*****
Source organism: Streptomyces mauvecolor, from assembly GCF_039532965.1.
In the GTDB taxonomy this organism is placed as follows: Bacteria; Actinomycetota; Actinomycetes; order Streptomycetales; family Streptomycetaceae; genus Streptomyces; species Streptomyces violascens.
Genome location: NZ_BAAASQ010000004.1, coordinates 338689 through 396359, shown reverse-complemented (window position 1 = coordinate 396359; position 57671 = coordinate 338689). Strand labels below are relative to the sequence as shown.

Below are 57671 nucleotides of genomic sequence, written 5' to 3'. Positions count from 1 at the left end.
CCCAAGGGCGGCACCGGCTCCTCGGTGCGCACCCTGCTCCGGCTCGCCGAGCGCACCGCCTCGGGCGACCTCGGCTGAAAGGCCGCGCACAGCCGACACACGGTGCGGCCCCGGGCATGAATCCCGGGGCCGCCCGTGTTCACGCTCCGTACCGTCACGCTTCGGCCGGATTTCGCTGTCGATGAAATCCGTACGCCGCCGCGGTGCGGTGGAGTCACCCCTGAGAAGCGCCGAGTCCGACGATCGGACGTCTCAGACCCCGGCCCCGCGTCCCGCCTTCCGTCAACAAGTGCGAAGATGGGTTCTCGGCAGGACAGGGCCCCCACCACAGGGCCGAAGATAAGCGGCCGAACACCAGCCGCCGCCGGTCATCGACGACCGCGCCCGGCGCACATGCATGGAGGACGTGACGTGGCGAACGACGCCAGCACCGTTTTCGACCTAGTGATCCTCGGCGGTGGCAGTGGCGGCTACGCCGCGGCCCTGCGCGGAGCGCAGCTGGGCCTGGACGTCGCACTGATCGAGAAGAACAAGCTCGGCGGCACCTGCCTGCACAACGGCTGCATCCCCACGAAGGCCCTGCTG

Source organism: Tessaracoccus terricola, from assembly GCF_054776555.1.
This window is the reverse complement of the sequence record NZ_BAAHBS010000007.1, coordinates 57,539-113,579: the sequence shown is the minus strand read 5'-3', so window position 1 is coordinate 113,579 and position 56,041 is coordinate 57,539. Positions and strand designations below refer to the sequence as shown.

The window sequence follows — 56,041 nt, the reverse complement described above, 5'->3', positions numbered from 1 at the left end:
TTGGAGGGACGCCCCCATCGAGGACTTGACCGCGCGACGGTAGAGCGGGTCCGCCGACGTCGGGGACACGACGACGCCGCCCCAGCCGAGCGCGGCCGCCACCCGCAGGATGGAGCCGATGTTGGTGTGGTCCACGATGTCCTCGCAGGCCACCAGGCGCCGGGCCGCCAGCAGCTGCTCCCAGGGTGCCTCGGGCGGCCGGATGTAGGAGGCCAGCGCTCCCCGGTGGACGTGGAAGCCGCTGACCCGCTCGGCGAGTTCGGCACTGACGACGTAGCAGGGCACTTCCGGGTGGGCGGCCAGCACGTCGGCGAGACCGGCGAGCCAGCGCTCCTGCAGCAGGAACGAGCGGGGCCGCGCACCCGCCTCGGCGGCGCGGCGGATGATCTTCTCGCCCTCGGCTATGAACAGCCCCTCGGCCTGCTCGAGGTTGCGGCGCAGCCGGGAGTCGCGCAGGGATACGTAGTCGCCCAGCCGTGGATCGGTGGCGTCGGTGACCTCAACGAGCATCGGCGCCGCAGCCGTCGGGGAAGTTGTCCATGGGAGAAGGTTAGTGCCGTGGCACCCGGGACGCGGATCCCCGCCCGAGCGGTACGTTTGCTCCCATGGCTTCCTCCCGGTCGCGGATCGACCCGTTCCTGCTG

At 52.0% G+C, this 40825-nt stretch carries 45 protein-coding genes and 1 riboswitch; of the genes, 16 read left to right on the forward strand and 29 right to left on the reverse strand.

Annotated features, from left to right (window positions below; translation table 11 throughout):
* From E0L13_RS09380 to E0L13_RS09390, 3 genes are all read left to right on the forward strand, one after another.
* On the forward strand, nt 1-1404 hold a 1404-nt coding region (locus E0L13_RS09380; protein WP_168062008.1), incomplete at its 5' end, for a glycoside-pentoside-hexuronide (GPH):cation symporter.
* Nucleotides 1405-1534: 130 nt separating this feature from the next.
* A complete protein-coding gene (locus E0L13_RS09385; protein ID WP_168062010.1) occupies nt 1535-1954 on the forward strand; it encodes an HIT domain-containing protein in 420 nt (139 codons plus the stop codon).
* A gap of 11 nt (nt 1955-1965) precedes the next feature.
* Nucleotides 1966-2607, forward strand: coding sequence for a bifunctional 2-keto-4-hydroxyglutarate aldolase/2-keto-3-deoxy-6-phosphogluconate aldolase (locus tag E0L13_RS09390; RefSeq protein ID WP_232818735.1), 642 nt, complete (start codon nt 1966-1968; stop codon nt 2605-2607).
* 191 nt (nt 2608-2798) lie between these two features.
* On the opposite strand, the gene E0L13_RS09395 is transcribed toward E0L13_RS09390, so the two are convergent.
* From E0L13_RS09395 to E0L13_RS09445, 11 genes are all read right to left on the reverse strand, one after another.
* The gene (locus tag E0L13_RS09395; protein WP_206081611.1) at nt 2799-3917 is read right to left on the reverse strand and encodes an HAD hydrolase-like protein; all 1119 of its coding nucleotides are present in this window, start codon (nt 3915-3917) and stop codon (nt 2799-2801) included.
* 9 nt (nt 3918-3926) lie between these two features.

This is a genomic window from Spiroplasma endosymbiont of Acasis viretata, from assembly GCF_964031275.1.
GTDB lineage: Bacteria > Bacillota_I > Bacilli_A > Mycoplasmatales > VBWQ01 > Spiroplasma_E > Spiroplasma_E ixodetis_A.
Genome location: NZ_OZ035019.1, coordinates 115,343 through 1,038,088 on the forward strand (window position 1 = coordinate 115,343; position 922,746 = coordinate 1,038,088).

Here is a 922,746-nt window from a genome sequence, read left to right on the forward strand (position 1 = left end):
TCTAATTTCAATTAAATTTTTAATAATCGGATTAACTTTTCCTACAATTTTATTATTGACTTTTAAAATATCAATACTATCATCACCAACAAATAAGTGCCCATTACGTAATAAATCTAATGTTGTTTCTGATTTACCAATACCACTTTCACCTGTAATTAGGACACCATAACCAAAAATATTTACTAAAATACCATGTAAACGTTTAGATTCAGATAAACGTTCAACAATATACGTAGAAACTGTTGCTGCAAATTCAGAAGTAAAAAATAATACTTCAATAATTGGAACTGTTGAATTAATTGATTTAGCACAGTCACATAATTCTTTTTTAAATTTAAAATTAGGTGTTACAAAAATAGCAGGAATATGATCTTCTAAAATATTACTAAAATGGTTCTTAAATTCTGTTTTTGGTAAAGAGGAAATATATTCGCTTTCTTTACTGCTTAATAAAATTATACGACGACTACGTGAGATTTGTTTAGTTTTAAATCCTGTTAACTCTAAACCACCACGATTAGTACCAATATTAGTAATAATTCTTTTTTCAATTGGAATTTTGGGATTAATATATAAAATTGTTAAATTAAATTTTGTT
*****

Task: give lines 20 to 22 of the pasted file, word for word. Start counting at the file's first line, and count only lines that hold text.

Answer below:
* From E0L13_RS09395 to E0L13_RS09445, 11 genes are all read right to left on the reverse strand, one after another.
* The gene (locus tag E0L13_RS09395; protein WP_206081611.1) at nt 2799-3917 is read right to left on the reverse strand and encodes an HAD hydrolase-like protein; all 1119 of its coding nucleotides are present in this window, start codon (nt 3915-3917) and stop codon (nt 2799-2801) included.
* 9 nt (nt 3918-3926) lie between these two features.